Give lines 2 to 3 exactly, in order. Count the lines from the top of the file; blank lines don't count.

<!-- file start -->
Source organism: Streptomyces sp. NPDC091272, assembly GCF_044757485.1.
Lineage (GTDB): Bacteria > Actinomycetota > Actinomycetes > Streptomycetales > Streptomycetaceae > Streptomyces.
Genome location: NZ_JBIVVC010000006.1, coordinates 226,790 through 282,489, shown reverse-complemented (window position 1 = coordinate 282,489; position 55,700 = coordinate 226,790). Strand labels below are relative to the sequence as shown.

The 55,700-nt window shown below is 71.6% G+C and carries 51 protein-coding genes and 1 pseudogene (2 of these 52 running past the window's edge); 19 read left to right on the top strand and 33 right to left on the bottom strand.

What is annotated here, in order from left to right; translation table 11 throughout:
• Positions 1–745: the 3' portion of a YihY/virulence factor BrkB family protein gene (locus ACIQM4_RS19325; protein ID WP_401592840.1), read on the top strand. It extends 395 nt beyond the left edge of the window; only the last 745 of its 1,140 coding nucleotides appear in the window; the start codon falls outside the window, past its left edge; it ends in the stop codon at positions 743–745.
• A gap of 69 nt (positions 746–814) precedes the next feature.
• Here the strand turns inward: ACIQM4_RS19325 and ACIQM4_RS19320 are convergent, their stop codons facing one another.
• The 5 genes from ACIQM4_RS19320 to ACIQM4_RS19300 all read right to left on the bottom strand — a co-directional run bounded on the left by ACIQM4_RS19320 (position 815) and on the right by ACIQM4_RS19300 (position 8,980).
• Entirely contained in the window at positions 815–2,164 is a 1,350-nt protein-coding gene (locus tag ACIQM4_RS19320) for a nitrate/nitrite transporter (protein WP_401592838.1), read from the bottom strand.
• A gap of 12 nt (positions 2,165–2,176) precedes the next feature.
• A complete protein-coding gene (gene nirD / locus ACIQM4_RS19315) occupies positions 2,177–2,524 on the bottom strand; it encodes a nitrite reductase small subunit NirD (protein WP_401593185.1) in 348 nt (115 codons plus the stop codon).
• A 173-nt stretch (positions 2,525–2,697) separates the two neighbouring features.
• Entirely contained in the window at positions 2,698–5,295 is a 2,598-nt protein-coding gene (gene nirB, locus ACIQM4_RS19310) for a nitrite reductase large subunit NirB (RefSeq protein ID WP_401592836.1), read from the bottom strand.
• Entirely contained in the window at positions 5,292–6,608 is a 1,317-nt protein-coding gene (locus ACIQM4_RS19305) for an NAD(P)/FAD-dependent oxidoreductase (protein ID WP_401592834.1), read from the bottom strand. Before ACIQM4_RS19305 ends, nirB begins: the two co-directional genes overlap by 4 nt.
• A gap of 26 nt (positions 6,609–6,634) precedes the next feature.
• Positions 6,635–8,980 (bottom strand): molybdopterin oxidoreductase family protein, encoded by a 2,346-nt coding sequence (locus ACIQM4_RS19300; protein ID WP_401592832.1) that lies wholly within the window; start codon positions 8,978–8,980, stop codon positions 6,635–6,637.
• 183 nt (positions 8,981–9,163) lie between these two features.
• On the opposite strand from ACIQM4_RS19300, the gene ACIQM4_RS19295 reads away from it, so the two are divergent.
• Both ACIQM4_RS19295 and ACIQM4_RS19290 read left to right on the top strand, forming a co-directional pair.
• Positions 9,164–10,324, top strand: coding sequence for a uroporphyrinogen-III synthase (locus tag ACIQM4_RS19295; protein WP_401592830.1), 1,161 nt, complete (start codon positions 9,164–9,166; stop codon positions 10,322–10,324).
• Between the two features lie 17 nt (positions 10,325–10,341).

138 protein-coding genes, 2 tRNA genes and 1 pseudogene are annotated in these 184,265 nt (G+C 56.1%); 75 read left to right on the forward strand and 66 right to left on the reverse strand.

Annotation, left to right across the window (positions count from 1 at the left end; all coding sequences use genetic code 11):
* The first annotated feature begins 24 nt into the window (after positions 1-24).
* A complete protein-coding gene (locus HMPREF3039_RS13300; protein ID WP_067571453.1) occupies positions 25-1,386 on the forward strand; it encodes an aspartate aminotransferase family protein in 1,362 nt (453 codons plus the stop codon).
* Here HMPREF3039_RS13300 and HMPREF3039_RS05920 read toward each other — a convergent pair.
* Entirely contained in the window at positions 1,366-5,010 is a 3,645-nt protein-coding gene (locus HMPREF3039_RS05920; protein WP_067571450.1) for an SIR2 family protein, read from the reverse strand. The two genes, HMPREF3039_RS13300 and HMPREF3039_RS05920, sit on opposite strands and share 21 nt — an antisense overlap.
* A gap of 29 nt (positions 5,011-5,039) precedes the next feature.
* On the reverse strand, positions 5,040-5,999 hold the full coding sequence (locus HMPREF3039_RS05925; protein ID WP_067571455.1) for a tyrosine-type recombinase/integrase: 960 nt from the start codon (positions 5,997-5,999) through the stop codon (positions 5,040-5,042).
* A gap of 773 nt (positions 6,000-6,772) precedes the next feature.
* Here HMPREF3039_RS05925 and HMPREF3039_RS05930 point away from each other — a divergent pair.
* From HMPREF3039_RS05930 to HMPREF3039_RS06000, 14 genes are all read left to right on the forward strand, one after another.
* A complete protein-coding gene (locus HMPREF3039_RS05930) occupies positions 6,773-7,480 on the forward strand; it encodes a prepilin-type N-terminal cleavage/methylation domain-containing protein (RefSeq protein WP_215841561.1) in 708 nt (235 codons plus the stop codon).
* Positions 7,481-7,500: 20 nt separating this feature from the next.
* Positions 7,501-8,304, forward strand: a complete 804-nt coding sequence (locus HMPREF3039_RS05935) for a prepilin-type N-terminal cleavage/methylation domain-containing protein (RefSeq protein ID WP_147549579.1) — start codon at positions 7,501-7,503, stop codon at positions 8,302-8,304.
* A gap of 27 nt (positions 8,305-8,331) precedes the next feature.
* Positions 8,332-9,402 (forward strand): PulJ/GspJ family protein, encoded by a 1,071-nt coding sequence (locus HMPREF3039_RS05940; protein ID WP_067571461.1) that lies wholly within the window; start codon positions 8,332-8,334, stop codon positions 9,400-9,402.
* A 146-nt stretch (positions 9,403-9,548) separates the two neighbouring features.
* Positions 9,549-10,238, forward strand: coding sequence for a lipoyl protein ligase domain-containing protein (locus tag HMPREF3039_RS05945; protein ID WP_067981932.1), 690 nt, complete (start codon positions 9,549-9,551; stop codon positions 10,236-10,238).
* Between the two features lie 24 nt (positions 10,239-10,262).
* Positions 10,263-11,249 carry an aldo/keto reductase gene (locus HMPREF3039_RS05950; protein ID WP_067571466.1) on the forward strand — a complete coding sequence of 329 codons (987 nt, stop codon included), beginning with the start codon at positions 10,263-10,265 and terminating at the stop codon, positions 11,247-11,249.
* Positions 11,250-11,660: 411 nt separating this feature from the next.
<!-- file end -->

Lineage (GTDB): Bacteria > Actinomycetota > Actinomycetes > Streptomycetales > Streptomycetaceae > Streptomyces.
Genome location: NZ_JBIVVC010000006.1, coordinates 226,790 through 282,489, shown reverse-complemented (window position 1 = coordinate 282,489; position 55,700 = coordinate 226,790). Strand labels below are relative to the sequence as shown.